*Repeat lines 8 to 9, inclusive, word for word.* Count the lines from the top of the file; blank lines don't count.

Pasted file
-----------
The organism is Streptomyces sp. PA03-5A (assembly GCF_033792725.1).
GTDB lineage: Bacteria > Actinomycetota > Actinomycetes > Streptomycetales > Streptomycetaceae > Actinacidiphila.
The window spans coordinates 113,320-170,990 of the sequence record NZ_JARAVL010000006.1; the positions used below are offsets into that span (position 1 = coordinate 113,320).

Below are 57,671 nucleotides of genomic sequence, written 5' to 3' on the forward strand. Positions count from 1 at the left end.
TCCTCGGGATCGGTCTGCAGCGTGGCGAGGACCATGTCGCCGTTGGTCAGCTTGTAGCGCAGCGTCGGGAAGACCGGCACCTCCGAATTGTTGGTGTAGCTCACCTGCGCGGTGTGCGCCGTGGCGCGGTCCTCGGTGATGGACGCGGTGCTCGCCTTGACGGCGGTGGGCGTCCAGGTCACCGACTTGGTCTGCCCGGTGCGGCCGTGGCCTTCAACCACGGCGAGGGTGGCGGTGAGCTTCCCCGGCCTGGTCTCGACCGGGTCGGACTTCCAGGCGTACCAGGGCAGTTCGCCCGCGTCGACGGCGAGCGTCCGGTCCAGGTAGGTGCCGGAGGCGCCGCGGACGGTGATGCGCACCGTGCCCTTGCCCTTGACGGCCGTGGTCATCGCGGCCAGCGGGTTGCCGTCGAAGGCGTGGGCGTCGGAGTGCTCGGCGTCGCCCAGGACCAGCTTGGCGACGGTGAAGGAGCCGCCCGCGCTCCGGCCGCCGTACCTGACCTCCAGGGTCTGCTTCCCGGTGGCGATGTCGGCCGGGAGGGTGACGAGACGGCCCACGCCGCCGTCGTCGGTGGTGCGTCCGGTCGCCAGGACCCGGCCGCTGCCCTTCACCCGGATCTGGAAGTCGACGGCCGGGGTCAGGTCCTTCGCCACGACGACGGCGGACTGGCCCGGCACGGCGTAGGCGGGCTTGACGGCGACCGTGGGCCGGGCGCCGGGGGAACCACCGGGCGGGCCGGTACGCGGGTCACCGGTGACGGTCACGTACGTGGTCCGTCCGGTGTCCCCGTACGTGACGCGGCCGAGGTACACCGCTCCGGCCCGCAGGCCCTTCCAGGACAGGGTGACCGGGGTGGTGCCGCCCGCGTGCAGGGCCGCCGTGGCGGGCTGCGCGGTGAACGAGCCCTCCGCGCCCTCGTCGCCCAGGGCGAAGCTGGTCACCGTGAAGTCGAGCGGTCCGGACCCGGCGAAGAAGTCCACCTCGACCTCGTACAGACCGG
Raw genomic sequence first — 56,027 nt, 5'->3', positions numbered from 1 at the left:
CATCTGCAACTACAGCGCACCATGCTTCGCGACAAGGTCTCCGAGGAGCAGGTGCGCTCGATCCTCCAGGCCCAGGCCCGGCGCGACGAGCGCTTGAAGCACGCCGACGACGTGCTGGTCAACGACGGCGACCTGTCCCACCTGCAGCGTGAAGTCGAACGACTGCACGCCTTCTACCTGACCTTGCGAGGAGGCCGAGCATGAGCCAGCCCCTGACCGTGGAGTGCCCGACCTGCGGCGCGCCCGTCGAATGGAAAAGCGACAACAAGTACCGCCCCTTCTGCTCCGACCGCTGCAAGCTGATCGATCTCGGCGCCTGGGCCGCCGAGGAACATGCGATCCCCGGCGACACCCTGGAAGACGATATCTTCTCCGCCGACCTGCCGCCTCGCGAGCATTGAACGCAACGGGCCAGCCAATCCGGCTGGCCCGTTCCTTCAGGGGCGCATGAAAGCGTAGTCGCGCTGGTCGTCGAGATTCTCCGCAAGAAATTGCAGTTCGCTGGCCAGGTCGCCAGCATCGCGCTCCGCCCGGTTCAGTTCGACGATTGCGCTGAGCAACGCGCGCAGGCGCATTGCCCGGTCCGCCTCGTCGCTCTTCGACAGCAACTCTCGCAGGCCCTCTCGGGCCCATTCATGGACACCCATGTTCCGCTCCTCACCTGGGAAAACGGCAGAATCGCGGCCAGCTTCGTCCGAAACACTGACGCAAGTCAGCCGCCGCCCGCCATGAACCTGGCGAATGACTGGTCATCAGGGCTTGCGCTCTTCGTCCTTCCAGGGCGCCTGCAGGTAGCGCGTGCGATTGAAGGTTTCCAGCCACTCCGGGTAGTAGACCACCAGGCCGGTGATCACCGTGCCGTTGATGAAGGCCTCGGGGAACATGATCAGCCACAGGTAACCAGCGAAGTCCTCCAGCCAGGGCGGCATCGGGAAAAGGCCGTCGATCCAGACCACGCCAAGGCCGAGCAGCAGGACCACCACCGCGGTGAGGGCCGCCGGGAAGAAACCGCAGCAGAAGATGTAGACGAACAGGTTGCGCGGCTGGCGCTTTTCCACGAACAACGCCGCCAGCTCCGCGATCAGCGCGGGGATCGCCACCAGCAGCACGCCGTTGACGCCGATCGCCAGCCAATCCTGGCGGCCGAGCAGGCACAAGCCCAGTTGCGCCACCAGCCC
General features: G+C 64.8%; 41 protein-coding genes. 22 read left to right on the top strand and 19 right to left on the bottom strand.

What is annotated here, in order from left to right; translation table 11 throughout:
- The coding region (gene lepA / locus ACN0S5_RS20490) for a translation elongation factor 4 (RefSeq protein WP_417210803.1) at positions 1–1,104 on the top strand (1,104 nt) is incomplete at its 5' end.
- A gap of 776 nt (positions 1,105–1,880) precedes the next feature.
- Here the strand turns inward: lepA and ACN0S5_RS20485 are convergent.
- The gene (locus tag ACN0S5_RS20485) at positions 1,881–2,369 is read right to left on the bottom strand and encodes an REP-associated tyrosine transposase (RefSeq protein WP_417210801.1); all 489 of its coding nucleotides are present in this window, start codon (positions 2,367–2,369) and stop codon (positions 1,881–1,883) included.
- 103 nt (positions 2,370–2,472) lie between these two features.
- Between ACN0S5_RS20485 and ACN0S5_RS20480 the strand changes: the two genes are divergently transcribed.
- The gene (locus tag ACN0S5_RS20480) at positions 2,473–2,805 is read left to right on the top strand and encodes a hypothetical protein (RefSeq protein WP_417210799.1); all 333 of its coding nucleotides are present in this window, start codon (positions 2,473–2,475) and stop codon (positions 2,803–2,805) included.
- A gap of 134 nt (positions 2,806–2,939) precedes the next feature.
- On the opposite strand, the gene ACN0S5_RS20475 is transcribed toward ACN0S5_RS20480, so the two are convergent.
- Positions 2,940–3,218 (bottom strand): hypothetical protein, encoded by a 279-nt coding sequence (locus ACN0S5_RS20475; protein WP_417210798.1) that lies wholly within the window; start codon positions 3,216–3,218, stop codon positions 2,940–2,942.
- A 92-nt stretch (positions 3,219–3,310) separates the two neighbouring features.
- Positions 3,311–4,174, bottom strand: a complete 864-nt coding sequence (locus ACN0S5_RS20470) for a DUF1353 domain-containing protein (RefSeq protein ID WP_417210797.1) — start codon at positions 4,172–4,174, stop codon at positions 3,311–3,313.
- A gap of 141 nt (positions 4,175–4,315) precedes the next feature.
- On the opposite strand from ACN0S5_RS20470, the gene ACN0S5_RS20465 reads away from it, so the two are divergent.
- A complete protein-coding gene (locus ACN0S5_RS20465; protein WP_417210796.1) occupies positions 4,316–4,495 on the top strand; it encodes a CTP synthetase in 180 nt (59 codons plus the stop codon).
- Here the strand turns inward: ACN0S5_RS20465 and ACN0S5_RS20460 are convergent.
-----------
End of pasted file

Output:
General features: G+C 64.8%; 41 protein-coding genes. 22 read left to right on the top strand and 19 right to left on the bottom strand.

What is annotated here, in order from left to right; translation table 11 throughout: